Once you have your basting stitches complete, you can move on to your stretch stitch or serger. I do recommend doing 2 separate stitches – one from each outer edge.



Repeat this process with the bodice piece A onto bodice piece B, and then the entire process for the front bodice and the 2 sleeves.


When you get to the sleeves it is very important to take note of the front and back notations on the pattern pieces. The sleeve pieces are not symmetrical to themselves, so if you don’t have them matched up, it will end up pretty wonky.


Welt Pockets

Time to do the welt pockets. These are a little bit of work but SO worth it for the outcome! The first step is to take the paper pattern piece for pocket piece A and carefully cut out the long skinny rectangle for the welt opening and save it for the next step.




Then lay the pocket pattern piece onto the wrong side (interfaced side) of pocket piece A fabric. Remember these pieces are to be mirrored, so make sure you have things lined up properly.


Take a pencil, fabric marker, chalk, and trace around that inner rectangle on the interfacing. Remove the paper pattern piece and take the paper rectangle that you cut out and lay it on top.



Make holes in the dots on the pattern with a pin, scissors, seam ripper, pen, and mark the position on the interfaced pocket piece.



Use the paper pattern piece for front bodice C to mark the pocket placement on the front bodice. I found it helpful to cut out the rectangle on here as well,and then line up the bottom and side edges.



Now take the fabric pocket piece and lay it right side down on the FRONT of the front bodice, so that the rectangles are aligned and the two pieces are RST.



Pin in place and sew directly over the rectangle.



Cut a straight line between the two dots, and then small angled snips from the dots into each of the 4 corners, going TO the stitches, but not THROUGH.



Next pull the pocket piece through the front bodice to the wrong side and press it flat.



Grab the long part of the pocket (closest to the center) and pull it back over the pocket opening and out to the side, revealing the seam allowance from the rectangle on the center-most side of the opening. Press it flat. Make sure to check your iron settings so you don’t melt your interfacing.




Make a mark ½” away parallel to the rectangle stitch line into the longer pocket piece.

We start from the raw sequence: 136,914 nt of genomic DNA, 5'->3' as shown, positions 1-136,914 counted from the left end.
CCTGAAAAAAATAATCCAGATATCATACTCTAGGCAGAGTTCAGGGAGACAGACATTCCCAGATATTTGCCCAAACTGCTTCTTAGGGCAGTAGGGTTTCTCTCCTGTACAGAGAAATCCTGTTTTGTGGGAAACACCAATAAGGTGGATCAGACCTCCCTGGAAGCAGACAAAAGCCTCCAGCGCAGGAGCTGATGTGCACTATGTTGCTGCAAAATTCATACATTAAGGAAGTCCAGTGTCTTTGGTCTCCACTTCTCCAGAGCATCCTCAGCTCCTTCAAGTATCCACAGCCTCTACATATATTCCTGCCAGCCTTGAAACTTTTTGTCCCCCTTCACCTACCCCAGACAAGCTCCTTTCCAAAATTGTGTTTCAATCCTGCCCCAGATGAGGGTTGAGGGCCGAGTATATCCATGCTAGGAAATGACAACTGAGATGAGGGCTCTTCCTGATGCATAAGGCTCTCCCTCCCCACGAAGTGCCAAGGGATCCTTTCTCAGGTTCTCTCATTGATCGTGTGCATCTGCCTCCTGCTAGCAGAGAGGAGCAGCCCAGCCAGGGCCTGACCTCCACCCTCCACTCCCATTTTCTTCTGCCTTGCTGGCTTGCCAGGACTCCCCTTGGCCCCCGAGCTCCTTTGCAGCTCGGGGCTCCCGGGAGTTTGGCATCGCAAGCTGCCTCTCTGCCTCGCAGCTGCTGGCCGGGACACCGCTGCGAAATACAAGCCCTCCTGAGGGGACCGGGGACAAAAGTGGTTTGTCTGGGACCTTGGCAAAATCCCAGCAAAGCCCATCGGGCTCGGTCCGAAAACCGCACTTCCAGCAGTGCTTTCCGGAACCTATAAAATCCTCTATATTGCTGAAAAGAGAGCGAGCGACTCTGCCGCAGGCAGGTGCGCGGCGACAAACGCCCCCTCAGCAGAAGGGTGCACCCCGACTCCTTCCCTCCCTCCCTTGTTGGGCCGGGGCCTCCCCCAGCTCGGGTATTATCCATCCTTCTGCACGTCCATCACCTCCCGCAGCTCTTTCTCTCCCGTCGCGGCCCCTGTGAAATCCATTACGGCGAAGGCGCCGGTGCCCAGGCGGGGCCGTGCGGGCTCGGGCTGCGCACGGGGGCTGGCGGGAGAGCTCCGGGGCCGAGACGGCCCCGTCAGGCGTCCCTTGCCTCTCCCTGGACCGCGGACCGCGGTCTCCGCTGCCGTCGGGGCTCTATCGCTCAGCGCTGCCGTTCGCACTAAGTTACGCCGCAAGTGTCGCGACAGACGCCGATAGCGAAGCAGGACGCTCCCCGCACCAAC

Fold the pocket piece back onto itself along that line. You should be left with a portion of the pocket completely covering the opening. Press.






Ok, now we’re going to go a little off-script for this next step. I found it a bit confusing, so what I did was grab the edge of the fold that we just made at the bottom of the pocket opening, being sure to hold onto the little triangle piece from the opening, as well. I then lifted that up while I moved the bottom of the bodice out of the way and flipped everything over so I was left with the pocket on the bottom and the little triangle on top.



Then I stitched right over top of that little stitch line on the triangle. Repeat this with the top of the pocket opening. Turn it over and admire the magic! Lastly, smooth it all out and topstitch around the rectangle opening on the right side.


Repeat this all for the second welt pocket.


To attach the two pocket pieces to each other, you can either sew them wrong sides together, with the seam allowance inside the pocket, or do like I did and flip the two pocket pieces to the other side of the bodice so they can be right sides together and have the seam allowance hidden between the bodice and the pocket bag. Flip back to the wrong side of the bodice.



To complete the pocket we will lay pocket piece B on top of the long pocket we just created, and sew along all 4 sides, being careful not to catch the bodice anywhere.



Again, turn over and topstitch just on the outermost stitch line of the pocket opening (closest to what will become the side seam of the bodice).




Sew the rest of the hoodie per Instructions

The rest of the construction is pretty straight forward. Attach the front and back bodice pieces at the shoulder seams. Make the hood (I added some extra embellishments) and attach it to the bodice. If you need some help with grommets, I have a video on my channel for that. Then attach the arms and sew up the side seams. Lastly add the sleeve cuffs, bottom band, and thread the drawstring if you’re using one.




That’s it! I love hoodies and other basics that pack a serious design punch. This has turned out to quite possibly be my most favourite thing in my daughter’s closet. I think it’s the pockets!




Don’t forget to tag us on Instagram and use #elevationhoodie with your own creation.

By Katelynn Hegedus from Sewing from Scratch on YouTube